\documentclass[11pt]{scrartcl}
\usepackage{evan}
\begin{document}
\title{TSTST 2020/4}
\subtitle{Evan Chen}
\author{Twitch Solves ISL}
\date{Episode 44}
\maketitle
\section*{Problem}
Find all pairs of positive integers $(a, b)$ satisfying
the following conditions:
\begin{enumerate}[(i)]
\ii $a$ divides $b^4+1$,
\ii $b$ divides $a^4+1$,
\ii $\lfloor \sqrt{a} \rfloor = \lfloor \sqrt{b} \rfloor$.
\end{enumerate}
\section*{Video}
\href{https://www.youtube.com/watch?v=L_JBme8pnKU}{\texttt{https://youtu.be/L\_JBme8pnKU}}
\section*{External Link}
\url{https://aops.com/community/p19444614}
\newpage
\section*{Solution}
The only solutions are $(1, 1)$, $(1, 2)$, and $(2, 1)$,
which clearly work. Now we show there are no others.
Obviously, $\gcd(a,b) = 1$, so the problem conditions imply
\[ ab \mid (a-b)^4+1 \]
since each of $a$ and $b$ divide the right-hand side.
We define
\[ k \stackrel{\text{def}}{=} \frac{(b-a)^4 + 1}{ab}. \]
\begin{claim*}
[Size estimate]
We must have $k \le 16$.
\end{claim*}
\begin{proof}
Let $n = \lfloor \sqrt{a} \rfloor = \lfloor \sqrt{b} \rfloor$,
so that $a,b \in [n^2, n^2+2n]$.
We have that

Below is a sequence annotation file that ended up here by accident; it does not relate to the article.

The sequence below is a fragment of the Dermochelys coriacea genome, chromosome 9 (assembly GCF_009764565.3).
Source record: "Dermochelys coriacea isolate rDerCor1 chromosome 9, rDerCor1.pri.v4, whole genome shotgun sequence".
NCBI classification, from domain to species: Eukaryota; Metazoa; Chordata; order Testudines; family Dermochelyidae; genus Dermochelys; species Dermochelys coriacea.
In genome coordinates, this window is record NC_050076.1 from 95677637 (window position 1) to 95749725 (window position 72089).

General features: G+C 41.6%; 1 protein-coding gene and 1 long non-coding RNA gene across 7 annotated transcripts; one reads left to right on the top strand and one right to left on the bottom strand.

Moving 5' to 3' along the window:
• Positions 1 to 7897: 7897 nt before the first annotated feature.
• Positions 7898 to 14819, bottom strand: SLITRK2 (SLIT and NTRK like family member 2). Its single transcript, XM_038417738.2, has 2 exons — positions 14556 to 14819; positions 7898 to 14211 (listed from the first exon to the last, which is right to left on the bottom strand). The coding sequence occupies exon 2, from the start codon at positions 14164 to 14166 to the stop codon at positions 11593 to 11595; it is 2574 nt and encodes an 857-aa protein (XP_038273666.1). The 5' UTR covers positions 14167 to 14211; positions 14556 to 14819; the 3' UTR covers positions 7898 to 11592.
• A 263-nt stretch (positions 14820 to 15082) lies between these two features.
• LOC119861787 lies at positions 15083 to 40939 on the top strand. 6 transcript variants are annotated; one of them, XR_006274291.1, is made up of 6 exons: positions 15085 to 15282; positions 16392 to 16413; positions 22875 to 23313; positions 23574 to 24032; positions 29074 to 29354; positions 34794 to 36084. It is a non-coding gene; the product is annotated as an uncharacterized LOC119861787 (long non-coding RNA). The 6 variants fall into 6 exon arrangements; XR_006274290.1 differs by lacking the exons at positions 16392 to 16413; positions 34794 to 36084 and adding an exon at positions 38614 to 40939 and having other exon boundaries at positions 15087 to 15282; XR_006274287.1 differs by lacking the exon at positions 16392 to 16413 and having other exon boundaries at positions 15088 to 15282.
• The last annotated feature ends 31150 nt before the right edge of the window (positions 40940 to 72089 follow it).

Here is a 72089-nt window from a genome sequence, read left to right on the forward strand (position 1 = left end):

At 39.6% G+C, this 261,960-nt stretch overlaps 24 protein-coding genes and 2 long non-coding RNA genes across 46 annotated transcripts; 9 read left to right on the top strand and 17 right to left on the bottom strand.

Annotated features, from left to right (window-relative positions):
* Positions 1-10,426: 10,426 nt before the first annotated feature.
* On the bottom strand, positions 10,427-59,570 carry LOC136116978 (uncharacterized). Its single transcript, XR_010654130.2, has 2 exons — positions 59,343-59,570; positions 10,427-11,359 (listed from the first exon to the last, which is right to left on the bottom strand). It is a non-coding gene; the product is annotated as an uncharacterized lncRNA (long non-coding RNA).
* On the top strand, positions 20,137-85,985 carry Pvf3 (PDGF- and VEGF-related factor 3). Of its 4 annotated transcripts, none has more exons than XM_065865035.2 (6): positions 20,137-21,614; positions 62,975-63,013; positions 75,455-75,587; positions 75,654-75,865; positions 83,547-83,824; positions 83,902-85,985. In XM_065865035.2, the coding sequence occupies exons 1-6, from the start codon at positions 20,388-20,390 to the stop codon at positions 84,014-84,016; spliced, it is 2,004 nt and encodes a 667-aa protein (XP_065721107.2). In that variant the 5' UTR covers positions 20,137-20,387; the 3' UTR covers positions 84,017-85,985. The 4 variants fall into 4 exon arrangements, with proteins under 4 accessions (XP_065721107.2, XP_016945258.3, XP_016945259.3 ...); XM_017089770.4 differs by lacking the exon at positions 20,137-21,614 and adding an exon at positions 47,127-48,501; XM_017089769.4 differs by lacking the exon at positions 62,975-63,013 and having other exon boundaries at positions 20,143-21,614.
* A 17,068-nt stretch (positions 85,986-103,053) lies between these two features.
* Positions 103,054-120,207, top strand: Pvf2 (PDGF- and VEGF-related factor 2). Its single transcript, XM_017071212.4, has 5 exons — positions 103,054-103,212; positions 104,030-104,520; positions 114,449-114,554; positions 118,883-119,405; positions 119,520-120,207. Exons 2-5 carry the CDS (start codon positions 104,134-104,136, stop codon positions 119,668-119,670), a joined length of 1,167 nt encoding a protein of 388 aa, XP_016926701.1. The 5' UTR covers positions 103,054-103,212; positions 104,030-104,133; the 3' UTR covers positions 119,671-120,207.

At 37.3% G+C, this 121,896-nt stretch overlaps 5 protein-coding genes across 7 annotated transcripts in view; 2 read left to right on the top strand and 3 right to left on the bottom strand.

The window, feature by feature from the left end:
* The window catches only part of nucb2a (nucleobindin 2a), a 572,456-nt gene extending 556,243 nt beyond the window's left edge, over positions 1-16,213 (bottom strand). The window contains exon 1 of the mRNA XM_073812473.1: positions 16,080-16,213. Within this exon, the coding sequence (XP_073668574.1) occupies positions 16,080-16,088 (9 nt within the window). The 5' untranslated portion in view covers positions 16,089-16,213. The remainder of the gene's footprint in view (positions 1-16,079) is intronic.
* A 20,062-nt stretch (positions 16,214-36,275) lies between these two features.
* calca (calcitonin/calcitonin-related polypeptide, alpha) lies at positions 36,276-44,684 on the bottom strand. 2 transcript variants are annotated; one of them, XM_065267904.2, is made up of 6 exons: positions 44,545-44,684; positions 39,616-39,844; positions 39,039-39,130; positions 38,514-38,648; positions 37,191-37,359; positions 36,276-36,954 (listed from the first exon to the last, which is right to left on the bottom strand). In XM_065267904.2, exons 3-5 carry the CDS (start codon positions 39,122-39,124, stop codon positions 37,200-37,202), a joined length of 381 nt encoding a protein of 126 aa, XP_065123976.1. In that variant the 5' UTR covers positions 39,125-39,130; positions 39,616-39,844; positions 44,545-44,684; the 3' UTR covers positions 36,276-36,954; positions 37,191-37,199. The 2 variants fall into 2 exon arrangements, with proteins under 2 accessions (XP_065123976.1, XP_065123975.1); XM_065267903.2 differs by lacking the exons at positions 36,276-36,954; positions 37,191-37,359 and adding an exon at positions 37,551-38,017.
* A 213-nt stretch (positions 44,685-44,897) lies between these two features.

\begin{align*}
ab &\ge n^2(n^2 + 1) \ge n^4 + 1 \\
(b-a)^4+1 &\le (2n)^4+1 = 16n^4+1
\end{align*}
which shows $k \le 16$.
\end{proof}
\begin{claim*}
[Orders argument]
In fact, $k = 1$.
\end{claim*}
\begin{proof}
First of all, note that $k$ cannot be even:
if it was, then $a$, $b$ have opposite parity,
but then $4 \mid (b-a)^4 + 1$, contradiction.
Thus $k$ is odd. However, every odd prime divisor of $(b-a)^4 + 1$
is congruent to $1 \pmod{8}$ and is thus at least $17$,
so $k = 1$ or $k \ge 17$.
It follows that $k = 1$.
\end{proof}
At this point, we have reduced to solving
\[ ab = (b-a)^4+1 \]
and we need to prove the claimed solutions are the only ones.
Write $b = a+d$, and assume WLOG that $d \ge 0$:
then we have $a(a+d) = d^4 + 1$, or
\[ a^2 - da - (d^4 + 1) = 0. \]
The discriminant $d^2 + 4(d^4 + 1)
= 4d^4 + d^2 + 4$ must be a perfect square.
\begin{itemize}
\ii The cases $d = 0$ and $d = 1$ lead to pairs $(1, 1)$ and $(1, 2)$.
\ii If $d \ge 2$, then we can sandwich
\[
(2d^2)^2 < 4d^4 + d^2 + 4
< 4d^4 + 4d^2 + 1 = (2d^2 + 1)^2,
\]
so the discriminant is not a square.
\end{itemize}
The solution is complete.
\begin{remark*}[Author remarks on origin]
This comes from the problem of the existence of
a pair of elliptic curves over $\FF_a$, $\FF_b$ respectively,
such that the number of points on one is the field size of the other.
The bound $n^2 \le a,b < (n+1)^2$ is the Hasse bound.
The divisibility conditions correspond to asserting that the embedding degree of each curve is $8$,
so that they are \emph{pairing friendly}.
In this way, the problem is essentially the key result of \url{https://arxiv.org/pdf/1803.02067.pdf},
shown in Proposition 3.
\end{remark*}
\end{document}